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Penguin and Pinecone Hardcover – October 2, 2012
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From School Library Journal
PreS-Gr 2-When a curious penguin stumbles upon a pinecone, he doesn't quite know what it is. It doesn't seem to be a snowball, or an egg, or anything to eat, but it does seem to be very cold. Penguin knits it a scarf and thus begins a beautiful friendship. The cartoon illustrations are done with thick rounded lines, bright colors, and plenty of white space to give this story warmth and personality. Pinecone, overall a fairly quiet friend, visibly shivers, says "brrrr," and even starts sneezing. When Penguin's grandpa advocates taking him to the faraway forest where he can thrive, Penguin puts his own loneliness aside for his friend's well being. Though they can't live in the same place, the two remain close always. The spare text and clean illustrations, done in a nice variety of spot art and single and double pages, work well for sharing with a group while the tale provides great opportunities for talking one-on-one. A lovely story of a caring and unselfish friendship.-Julie Roach, Cambridge Public Library, MA α(c) Copyright 2011. Library Journals LLC, a wholly owned subsidiary of Media Source, Inc. No redistribution permitted.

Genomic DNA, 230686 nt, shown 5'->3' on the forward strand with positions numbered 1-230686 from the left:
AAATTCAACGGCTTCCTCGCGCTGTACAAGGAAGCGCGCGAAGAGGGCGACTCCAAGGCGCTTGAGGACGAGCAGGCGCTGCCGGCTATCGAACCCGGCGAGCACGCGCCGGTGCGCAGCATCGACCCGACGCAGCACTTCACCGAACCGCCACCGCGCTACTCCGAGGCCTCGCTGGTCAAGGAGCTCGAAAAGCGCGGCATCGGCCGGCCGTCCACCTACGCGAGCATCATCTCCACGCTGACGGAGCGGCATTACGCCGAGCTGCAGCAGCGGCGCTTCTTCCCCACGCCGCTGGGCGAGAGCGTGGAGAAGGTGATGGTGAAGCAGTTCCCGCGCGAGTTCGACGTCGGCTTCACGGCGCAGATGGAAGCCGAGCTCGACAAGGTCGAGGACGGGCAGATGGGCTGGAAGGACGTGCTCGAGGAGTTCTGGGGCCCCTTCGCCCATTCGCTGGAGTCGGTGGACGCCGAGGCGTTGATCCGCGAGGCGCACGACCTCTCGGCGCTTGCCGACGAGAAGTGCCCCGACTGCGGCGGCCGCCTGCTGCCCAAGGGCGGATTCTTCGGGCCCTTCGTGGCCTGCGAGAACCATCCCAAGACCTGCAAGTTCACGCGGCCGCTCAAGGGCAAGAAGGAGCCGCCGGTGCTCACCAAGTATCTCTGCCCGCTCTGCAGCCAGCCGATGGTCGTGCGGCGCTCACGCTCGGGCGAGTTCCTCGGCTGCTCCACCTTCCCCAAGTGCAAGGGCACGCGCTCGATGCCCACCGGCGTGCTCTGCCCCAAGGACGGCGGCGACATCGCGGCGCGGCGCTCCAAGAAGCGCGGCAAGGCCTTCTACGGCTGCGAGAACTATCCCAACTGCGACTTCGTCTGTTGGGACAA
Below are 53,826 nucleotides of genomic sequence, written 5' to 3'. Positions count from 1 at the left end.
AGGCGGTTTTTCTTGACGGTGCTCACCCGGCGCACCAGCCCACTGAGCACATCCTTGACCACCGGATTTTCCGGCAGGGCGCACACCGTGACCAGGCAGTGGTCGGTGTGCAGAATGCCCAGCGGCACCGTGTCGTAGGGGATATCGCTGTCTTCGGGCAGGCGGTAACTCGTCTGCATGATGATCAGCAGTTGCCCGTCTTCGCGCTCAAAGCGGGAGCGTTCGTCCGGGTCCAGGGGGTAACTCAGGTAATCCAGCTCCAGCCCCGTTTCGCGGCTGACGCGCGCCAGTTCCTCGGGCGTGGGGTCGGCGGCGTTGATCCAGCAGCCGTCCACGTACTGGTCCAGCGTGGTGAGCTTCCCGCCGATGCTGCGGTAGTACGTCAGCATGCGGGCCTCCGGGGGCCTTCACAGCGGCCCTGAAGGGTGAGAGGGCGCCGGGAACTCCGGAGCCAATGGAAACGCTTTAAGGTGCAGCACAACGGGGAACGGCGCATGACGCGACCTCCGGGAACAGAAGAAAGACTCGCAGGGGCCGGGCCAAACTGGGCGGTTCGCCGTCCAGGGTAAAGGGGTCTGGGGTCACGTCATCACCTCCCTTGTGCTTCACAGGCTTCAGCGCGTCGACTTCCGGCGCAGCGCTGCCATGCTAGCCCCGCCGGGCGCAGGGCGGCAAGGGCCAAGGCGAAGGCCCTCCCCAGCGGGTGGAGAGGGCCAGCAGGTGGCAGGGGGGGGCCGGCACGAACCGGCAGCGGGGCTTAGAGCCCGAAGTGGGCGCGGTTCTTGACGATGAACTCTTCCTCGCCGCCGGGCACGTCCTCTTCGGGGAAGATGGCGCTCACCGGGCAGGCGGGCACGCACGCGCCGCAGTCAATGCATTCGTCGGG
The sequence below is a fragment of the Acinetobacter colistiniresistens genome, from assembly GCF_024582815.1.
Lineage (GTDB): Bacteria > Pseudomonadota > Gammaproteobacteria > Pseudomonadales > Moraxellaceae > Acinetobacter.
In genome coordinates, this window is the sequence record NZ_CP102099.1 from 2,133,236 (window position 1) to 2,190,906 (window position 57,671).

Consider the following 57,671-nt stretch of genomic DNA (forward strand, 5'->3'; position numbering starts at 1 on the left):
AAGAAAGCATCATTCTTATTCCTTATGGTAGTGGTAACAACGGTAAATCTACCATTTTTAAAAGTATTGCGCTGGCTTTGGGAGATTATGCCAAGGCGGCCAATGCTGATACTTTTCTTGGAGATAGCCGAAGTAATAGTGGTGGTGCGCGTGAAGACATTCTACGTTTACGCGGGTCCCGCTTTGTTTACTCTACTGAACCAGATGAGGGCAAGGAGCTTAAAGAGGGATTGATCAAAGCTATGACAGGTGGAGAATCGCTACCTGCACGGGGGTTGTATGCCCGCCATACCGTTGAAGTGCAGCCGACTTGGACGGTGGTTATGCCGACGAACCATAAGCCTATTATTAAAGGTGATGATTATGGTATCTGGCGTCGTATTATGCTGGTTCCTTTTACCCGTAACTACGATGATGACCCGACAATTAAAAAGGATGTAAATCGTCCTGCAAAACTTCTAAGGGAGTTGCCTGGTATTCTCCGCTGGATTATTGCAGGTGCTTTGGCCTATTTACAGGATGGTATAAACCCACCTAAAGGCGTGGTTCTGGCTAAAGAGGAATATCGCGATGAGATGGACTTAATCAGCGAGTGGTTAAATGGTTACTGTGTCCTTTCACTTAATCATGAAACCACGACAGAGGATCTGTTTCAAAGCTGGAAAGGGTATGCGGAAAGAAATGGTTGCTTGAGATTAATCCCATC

When Penguin comes across a brown spikey object, he is not sure what it is—it’s too brown for a snowball, too hard to be edible, and “too prickly to be an egg.” No matter, Penguin is accepting of his new—albeit chilly—friend and knits it a bright orange scarf to match his own. When Grandpa comes along, he tells Penguin, “Pinecone belongs in the forest far, far away. He can’t grow big and strong on the ice.” And so the journey to the forest begins, and Penguin leaves Pinecone on a bed of soft needles. After much time passes, Penguin goes back to visit his old friend and finds a tall pine tree with an orange scarf tied gaily around its top. It’s a heartwarming sight. Yoon’s cute, boldly lined characters and graphic compositions tell the story in a series of spots, full-page images, and thought bubbles. This picture book, like many before it, proves that love comes in many forms. Pair with Lindsay Ward’s When Blue Met Egg (2012) for another wintry storytime about unlikely pals. Preschool-Grade 1. --Ann Kelley
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Although a wonderful choice to read all year round, the beautiful and lyrical message of being far apart yet always staying in each other’s hearts is irresistibly sweet and a great way to introduce making and sending Valentine’s Day cards for friends and family that may be far away.
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